The Yomiuri ShimbunDear Troubleshooter:
I’m a female company employee in my 30s. I have an older female colleague who is incapable, thereby troubling others.
She needs several days on assignments that others would complete in just one day. It’s apparently because she’s inefficient. She tries to get others to support her when she finds things are getting out of control, saying, “I’m so busy doing too many things.” If we turn her down, she gets angry and says: “I’m working so hard. It’s so unfair to make me do all this.”
She won’t do things that seem difficult to her, giving this and that reason as an excuse. Her attitude has spoiled the atmosphere at our workplace. Although we have asked our boss to deal with the situation, our boss apparently has no idea what to do because she has not improved — no matter how many instructions she’s been given.
I try to avoid her as much as possible, but it’s somewhat difficult as we do the same kind of work in the same small office. Recently, I became irritated just by seeing her. It’s so frustrating that this colleague is overbearing and tries to make others do her work, even though she doesn’t do things well.
It is often said that we should change our way of thinking because we can’t change other people’s. How then, should I change myself? With this in mind, I’ve lost confidence about working at this place.
W, Osaka Prefecture
Dear Ms. W:
Everyone has a different personality. We become well aware of what kind of personality our colleagues have while working together. As you’ve realized, it’s hard for people to change their personalities and patterns of behavior. It is particularly difficult to handle people who are bossy, want to control others, or unreasonably get mad when someone complains about their behavior.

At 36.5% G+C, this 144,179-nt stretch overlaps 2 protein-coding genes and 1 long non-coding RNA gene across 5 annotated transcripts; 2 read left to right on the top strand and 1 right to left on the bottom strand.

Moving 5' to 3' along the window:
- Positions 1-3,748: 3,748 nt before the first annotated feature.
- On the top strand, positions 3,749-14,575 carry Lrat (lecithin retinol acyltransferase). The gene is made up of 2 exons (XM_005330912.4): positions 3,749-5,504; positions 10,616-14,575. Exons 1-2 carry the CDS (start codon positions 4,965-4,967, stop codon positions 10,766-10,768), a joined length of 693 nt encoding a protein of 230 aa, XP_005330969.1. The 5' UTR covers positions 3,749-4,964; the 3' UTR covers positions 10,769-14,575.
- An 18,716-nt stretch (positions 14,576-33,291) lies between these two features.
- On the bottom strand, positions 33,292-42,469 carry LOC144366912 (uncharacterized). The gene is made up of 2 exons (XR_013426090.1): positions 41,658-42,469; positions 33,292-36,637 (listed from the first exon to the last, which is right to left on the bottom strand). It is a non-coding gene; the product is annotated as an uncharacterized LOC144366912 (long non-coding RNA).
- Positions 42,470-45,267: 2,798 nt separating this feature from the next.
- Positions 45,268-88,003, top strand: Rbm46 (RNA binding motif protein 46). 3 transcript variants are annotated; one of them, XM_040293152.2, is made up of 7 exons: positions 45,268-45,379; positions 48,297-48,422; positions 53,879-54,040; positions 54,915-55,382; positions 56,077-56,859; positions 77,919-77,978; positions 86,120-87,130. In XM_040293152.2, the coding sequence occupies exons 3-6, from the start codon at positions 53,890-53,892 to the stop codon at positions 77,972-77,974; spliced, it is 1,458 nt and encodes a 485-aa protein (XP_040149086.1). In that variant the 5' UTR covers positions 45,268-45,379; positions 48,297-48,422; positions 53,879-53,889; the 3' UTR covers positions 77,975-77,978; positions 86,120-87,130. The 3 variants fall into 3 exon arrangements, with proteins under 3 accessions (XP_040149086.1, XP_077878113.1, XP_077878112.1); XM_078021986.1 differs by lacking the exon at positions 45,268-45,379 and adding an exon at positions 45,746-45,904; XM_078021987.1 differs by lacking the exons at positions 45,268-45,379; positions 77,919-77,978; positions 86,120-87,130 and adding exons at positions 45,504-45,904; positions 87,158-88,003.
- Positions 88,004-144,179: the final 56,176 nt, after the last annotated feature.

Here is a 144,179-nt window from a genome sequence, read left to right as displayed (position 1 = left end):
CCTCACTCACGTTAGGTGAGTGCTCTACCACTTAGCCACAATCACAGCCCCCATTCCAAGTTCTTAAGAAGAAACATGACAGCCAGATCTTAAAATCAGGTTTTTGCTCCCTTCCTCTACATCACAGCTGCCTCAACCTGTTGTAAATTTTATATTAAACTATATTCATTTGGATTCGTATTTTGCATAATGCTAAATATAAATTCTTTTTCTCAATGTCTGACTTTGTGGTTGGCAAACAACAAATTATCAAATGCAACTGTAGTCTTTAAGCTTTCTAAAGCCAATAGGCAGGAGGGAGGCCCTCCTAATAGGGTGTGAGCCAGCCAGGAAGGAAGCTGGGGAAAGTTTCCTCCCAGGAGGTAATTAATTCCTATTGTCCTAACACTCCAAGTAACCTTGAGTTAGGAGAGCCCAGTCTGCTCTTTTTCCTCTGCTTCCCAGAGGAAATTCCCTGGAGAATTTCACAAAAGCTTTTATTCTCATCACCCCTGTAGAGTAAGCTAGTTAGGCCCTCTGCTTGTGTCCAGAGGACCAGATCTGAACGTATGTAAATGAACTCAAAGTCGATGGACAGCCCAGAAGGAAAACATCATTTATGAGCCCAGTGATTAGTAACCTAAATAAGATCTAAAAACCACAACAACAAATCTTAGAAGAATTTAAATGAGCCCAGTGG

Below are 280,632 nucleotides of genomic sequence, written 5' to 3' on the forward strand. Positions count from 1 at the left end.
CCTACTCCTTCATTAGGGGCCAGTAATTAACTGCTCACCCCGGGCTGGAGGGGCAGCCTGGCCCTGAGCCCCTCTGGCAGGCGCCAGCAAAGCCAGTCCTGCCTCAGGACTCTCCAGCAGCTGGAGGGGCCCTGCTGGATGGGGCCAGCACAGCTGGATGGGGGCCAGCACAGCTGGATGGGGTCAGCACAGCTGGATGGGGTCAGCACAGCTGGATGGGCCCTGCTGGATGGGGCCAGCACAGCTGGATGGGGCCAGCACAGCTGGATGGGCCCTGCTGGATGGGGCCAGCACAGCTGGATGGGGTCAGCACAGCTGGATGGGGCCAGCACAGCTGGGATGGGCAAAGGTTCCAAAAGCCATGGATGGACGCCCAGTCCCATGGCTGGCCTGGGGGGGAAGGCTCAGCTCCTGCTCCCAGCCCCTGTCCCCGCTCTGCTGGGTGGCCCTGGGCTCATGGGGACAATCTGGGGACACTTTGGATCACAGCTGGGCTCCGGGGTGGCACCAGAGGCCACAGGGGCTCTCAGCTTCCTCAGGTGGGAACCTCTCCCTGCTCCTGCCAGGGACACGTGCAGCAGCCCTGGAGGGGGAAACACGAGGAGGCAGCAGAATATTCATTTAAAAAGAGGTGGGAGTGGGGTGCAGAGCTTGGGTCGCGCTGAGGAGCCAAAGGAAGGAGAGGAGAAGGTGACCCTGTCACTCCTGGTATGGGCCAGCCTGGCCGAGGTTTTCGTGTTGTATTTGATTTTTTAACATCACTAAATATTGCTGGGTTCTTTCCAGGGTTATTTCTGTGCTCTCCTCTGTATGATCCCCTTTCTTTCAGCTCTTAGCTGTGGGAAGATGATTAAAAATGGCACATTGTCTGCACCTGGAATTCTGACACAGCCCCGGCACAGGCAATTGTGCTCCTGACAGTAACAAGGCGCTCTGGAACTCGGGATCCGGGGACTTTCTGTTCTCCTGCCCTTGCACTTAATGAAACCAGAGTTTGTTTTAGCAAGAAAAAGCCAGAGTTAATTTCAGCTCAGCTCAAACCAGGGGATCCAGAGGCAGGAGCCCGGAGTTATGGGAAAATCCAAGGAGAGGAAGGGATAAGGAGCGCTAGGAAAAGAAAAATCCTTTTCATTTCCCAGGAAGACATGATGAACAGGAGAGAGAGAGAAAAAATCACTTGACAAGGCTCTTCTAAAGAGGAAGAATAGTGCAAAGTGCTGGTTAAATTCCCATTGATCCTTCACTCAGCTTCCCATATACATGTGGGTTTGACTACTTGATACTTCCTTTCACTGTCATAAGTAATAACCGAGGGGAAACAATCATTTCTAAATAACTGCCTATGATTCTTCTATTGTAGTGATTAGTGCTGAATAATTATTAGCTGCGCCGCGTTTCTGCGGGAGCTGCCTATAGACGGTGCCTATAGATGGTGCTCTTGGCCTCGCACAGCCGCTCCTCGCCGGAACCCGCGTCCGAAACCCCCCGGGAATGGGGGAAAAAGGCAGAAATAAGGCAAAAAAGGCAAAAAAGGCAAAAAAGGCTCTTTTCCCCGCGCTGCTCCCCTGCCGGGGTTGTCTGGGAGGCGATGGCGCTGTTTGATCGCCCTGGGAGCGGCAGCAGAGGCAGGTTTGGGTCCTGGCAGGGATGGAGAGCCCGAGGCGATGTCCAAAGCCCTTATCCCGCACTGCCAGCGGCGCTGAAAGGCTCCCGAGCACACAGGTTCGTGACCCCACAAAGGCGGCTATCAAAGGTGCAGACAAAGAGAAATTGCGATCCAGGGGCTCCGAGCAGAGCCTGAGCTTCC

Honestly speaking, I have no idea what to do about this kind of problem, because I’m often described as “having no sense of human relationships.” However, considering my age, I can tell you one thing: Life may be easier if you aren’t so sensitive about others. You notice too many things, like, “This older colleague is incapable of work and not well organized” and, “She won’t do anything difficult.”
Unlike your colleague, I assume you get things done really well. This is why she becomes all the more likely to snap at you for your reasonable responses toward her, and intentionally behaves in an overbearing way. Her attitude makes you feel irritated and brittle. You’re caught in a vicious cycle, I suppose.
I suggest you focus on avoiding her when she tries to force her work upon you. If she gets angry at your response, have the nerve to be insensitive to her by wearing a blank look on your face.
It might be best if she considers you “a person who makes me feel as if I’m beating the air.”
Megumi Hisada, writer